Access to finance by black-owned small and medium enterprises operating in the South African agro- processing sector

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University of the Witwatersrand, Johannesburg
Small and medium enterprises (SMEs) make a meaningful contribution to economic growth, job creation and poverty alleviation. Despite this, there is a low creation and high failure rate of new small businesses in South Africa. Access to finance is considered the main contributing factor, particularly amongst black-owned SMEs. South Africa has identified agro-processing industry as a sector with high potential to spur growth and create jobs because of strong linkage with primary agriculture. Against this background, this study sought to investigate the factors that hinder access to finance by black-owned SMEs operating in the agro-processing sector in South Africa and explore other key factors that threaten their long-term survival. This research contributes to solutions aimed at addressing the root causes attributable to SMEs’ inability to access funding from the formal financial institutions and government agencies. Using qualitative research method, data was collected from black SME entrepreneurs through semi-structured, in-depth interviews and analysed using content analysis. Purposeful sampling was used to identify and select the participants. The insights gained from the research highlights that black-owned SMEs are severely impacted by funding and market access issues, amongst others. The findings revealed that black SME entrepreneurs prefer to use own capital and/or funds from family and friends to start and grow their businesses. Complex processes, unsuitable financial products, high interest rates, unfavourable repayment terms and favouritism in government schemes were found to be amongst the key factors that discourage SMEs from applying for formal institutional finance. Other factors such as limited access to information about available funding sources and access to market opportunities significantly influence the long-term success of black- owned SMEs. To develop a sustainable, long-term financing model for SMEs, it is recommended that government, in partnership with the private financial institutions, establish a small business financing institution for SMEs in the agro-processing industry. To avoid the major deficiencies plaguing the existing government schemes, this should be a private, stand-alone entity funded by the government and private financial sector. The new institution should introduce new, innovative financing solutions that are tailored for start-up and early-stage SMEs.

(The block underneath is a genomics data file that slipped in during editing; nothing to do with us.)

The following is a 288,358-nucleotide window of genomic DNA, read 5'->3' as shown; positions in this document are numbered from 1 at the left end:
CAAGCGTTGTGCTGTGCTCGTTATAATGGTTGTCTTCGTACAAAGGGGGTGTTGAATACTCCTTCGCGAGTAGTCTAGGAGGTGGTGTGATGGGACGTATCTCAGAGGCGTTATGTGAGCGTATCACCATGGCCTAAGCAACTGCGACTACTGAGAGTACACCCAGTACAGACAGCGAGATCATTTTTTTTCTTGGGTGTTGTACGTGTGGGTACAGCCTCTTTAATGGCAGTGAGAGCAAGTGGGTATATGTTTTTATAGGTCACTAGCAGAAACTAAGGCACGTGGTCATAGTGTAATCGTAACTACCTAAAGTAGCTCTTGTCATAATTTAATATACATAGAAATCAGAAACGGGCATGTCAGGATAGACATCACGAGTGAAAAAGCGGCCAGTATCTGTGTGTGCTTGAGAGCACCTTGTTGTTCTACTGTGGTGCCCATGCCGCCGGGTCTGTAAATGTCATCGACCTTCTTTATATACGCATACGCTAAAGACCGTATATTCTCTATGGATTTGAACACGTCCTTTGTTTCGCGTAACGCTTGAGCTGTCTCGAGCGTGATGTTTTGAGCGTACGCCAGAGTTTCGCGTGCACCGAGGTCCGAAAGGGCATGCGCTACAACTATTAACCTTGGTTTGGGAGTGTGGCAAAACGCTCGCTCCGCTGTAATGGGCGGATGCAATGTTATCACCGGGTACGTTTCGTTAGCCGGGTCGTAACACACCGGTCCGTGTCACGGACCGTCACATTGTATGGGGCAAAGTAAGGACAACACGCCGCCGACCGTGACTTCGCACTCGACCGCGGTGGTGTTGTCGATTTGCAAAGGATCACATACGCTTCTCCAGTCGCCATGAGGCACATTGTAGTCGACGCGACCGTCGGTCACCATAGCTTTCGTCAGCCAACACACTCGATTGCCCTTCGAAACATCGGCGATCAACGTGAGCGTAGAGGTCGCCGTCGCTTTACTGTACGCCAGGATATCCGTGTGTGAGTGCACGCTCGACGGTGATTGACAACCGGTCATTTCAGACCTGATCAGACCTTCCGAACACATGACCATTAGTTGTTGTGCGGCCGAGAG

A research report submitted in partial fulfillment of the requirements for the degree of Master of Business Administration to the Faculty of Commerce, Law and Management, Wits Business School, University of the Witwatersrand, Johannesburg, 2022
SMEs, Entrepreneurship, Access, Financing, Growth, Gro-processing, UCTD
Tjabadi, Jazzino. (2022). Access to finance by black-owned small and medium enterprises operating in the South African agro- processing sector [Master’s dissertation, University of the Witwatersrand, Johannesburg]. WireDSpace.